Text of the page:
Turning to see: Van Dyck's last self-portrait comes to Birmingham

Opens Saturday 28 May 2016

His work was the talk of society in the mid-17th century, when he bucked the trend for stiff formal portraits to paint in a more relaxed and informal style. From Saturday 28 May, the last and greatest self-portrait by Sir Anthony van Dyck will form the centrepiece of a new exhibition at Birmingham Museum & Art Gallery, alongside works by Picasso, Rembrandt and Freud – Turning to See: From Van Dyck to Lucian Freud.

Purchased for the nation for £10 million by the National Portrait Gallery after a hugely successful public fundraising campaign, supported by the Art Fund and the Heritage Lottery Fund, Birmingham Museum & Art Gallery is one of just six galleries in the country to be hosting Van Dyck’s stunning work as part of the National Portrait Gallery’s UK tour of this painting.  

The exhibition has been curated by internationally-renowned artist John Stezaker, who is adding his own unique ‘twist’ to the display, situating the Van Dyck alongside other works that complement the artist’s dramatic turned pose. The artworks featured are drawn from the collections of the National Portrait Gallery and Birmingham Museums Trust. The exhibition will include rare drawings, paintings and photographs by many other well-known artists, alongside a number of new works by John Stezaker being displayed for the first time – photographic collages composed of vintage movie stills, postcards and book illustrations that have been inspired by the theme of ‘turning’.

This is the first exhibition that Worcester-born Stezaker has curated. It promises to create ‘a spectacle of turning’ in the gallery, with all the portraits displayed in a single line around the square space, enabling the viewer to stand in the centre of the gallery and see them all as they turn through 360 degrees.

“This exhibition is an incredible opportunity for audiences to see this hugely important work by Van Dyck alongside rare and beautiful works from Birmingham’s collection. Working with artists like John Stezaker enables our collection to be shown in unique and inspiring ways, and this exhibition will I’m sure captivate audiences through the artworks featured and the spectacle of turning we hope to create in the gallery,” comments Lisa Beauchamp, Curator of Modern & Contemporary Art, who is working with John Stezaker on the exhibition.  

Reflecting on his experience of selecting artworks from Birmingham’s and the National Portrait Gallery collections, John Stezaker observes: “It has been a wonderful experience to be able to draw on such huge collections of works of art. Handling priceless masterpieces and having them even momentarily in my hands gave me such a feeling of excitement.”

Talking about the theme of the exhibition, John explains, “I have always been interested in the mysterious connection between turning and turning into in myths and legends. The act of turning to see is often prohibited and transgression results in death or metamorphosis.”

Indeed, the exhibition draws on classic stories about turning and transformation – Orpheus losing Eurydice to the underworld when he turns to look at her, and Perseus turning to his reflective shield to protect himself from the petrifying gaze of Medusa.

“We are privileged to be able to display Van Dyck’s great self-portrait in Birmingham Museum & Art Gallery, and it has been a fascinating experience to collaborate with John Stezaker in looking again at some of our own works,” comments the Director of Birmingham Museums Trust, Dr Ellen McAdam. “We hope this thoughtful and imaginative show will attract new audiences and introduce them to the other wonders of our collection.”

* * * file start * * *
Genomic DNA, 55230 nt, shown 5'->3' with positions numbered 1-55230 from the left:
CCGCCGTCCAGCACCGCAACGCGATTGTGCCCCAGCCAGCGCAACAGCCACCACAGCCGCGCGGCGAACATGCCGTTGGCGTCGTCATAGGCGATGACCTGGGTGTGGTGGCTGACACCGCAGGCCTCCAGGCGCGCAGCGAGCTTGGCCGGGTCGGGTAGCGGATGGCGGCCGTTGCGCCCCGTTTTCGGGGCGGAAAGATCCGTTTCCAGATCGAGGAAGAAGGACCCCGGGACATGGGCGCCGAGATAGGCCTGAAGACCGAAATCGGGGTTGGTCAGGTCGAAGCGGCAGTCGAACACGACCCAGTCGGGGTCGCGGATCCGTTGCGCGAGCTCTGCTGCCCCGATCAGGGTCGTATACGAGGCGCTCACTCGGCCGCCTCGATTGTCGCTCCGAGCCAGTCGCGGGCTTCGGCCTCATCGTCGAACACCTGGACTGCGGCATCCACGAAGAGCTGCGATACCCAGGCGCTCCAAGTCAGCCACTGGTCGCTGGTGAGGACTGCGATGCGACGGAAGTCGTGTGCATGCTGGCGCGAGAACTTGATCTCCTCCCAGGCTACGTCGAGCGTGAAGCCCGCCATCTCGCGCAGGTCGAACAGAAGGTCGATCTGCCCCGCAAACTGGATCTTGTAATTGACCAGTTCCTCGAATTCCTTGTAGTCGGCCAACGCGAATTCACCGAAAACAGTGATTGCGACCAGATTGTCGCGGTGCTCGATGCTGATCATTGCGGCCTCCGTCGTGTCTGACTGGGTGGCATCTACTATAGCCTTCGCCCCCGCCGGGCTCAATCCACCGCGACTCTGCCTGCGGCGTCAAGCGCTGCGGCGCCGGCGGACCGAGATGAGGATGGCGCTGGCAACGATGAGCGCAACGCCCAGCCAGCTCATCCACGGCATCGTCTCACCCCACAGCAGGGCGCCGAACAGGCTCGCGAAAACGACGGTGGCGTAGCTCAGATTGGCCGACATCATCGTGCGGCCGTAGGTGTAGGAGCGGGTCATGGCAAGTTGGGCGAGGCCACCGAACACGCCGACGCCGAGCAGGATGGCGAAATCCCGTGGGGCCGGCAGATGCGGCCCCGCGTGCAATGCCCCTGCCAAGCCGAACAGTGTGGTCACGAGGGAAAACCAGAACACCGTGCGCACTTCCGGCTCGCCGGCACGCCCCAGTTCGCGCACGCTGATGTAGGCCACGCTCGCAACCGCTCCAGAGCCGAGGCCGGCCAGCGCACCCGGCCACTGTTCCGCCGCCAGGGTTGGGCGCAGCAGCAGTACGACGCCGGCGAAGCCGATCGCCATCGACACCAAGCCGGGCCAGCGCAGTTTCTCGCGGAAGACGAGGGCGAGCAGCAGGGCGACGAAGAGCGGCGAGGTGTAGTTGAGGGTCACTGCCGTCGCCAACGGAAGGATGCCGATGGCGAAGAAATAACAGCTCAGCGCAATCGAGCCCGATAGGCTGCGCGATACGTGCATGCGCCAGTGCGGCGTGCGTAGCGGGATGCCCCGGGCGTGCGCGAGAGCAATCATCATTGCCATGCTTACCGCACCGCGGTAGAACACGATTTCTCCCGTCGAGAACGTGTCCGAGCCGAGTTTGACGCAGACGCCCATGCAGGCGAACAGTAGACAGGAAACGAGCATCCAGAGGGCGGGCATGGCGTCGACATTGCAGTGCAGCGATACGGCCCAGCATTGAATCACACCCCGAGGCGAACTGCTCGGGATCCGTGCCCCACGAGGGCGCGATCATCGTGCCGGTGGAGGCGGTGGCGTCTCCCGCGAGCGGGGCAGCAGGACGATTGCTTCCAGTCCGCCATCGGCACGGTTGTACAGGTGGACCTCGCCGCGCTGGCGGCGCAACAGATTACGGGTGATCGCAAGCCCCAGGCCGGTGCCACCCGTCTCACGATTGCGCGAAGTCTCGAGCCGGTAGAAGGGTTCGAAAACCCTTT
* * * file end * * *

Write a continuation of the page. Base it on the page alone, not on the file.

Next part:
The exhibition is free and organised in collaboration with the National Portrait Gallery, with support from the Art Fund and the Heritage Lottery Fund. It runs from Saturday 28 May until Sunday 4 September, and is open during normal Birmingham Museum & Art Gallery opening hours (Monday to Thursday, 10am to 5pm, Friday 10.30am to 5pm, Saturday and Sunday 10am to 5pm). For more details, please visit www.birminghammuseums.org.uk/bmag

Photograph credits and captions:

Self-Portrait by Sir Anthony van Dyck, c. 1640 © National Portrait Gallery, London. www.npg.org.uk/vandyck . Van-Dyck’s Self-portrait was acquired by the National Portrait Gallery following a major public appeal with the Art Fund and thanks to the generous support of the Heritage Lottery Fund and others.

Marriage (Film Portrait Collage) CXI, 2013, by John Stezaker © the artist, courtesy The Approach, London.

Mask (Film Portrait Collage) CLXXXV, 2013, by John Stezaker © the artist, courtesy The Approach, London.

Mask (Film Portrait Collage) CLXXXVII, 2013, by John Stezaker © the artist, courtesy The Approach, London.

Self-Portrait by Lucian Freud,  1963 © The Lucian Freud Archive / Bridgeman Images. National Portrait Gallery, London.

Ends

MEDIA PREVIEW INVITATION

The media preview of Turning to See: From Van Dyck to Lucian Freud will be on Thursday 26 May at Birmingham Museum & Art Gallery. John Stezaker (exhibition curator) and Lisa Beauchamp (Curator of Modern & Contemporary Art at Birmingham Museums Trust) will be available for press interviews between 2pm-5pm on Thursday 26 May.

Notes to editors

About Sir Anthony van Dyck

Van Dyck was a Flemish artist who became the leading court painter in England, most famous in this country for his portraits of Charles I and his family. His portraits were known for a relaxed elegance which did not diminish the authority of his subjects. His self-portrait from around 1640 – the last he painted, as he died in 1641 aged just 42 years old - was purchased in 2014 by the National Portrait Gallery for £10 million, with the support of the Art Fund, the Heritage Lottery Fund and others.

About the Tour

Van Dyck’s magnificent self-portrait has embarked on a major, three year tour, celebrating its acquisition for the nation in 2014. The tour gives visitors in Margate, Manchester, Birmingham, Newcastle, Edinburgh and London the chance to see the portrait, and appreciate this important work in the context of British history and art.